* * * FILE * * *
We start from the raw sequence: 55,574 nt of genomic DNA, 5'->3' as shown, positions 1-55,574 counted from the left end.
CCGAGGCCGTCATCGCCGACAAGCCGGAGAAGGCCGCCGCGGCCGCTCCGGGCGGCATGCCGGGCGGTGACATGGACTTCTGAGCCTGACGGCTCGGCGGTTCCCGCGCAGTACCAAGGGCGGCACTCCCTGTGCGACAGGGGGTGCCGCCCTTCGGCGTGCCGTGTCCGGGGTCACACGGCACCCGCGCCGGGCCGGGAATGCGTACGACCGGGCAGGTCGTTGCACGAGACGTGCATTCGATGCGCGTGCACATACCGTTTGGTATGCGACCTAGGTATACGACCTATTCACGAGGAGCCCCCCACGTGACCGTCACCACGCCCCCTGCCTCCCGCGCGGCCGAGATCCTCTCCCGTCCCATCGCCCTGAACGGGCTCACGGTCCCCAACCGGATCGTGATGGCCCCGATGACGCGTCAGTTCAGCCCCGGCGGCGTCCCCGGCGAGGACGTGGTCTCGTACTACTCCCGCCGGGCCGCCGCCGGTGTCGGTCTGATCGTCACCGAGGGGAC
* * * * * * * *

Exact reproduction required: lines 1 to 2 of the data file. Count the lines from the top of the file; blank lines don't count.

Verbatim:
We start from the raw sequence: 55,574 nt of genomic DNA, 5'->3' as shown, positions 1-55,574 counted from the left end.
CCGAGGCCGTCATCGCCGACAAGCCGGAGAAGGCCGCCGCGGCCGCTCCGGGCGGCATGCCGGGCGGTGACATGGACTTCTGAGCCTGACGGCTCGGCGGTTCCCGCGCAGTACCAAGGGCGGCACTCCCTGTGCGACAGGGGGTGCCGCCCTTCGGCGTGCCGTGTCCGGGGTCACACGGCACCCGCGCCGGGCCGGGAATGCGTACGACCGGGCAGGTCGTTGCACGAGACGTGCATTCGATGCGCGTGCACATACCGTTTGGTATGCGACCTAGGTATACGACCTATTCACGAGGAGCCCCCCACGTGACCGTCACCACGCCCCCTGCCTCCCGCGCGGCCGAGATCCTCTCCCGTCCCATCGCCCTGAACGGGCTCACGGTCCCCAACCGGATCGTGATGGCCCCGATGACGCGTCAGTTCAGCCCCGGCGGCGTCCCCGGCGAGGACGTGGTCTCGTACTACTCCCGCCGGGCCGCCGCCGGTGTCGGTCTGATCGTCACCGAGGGGAC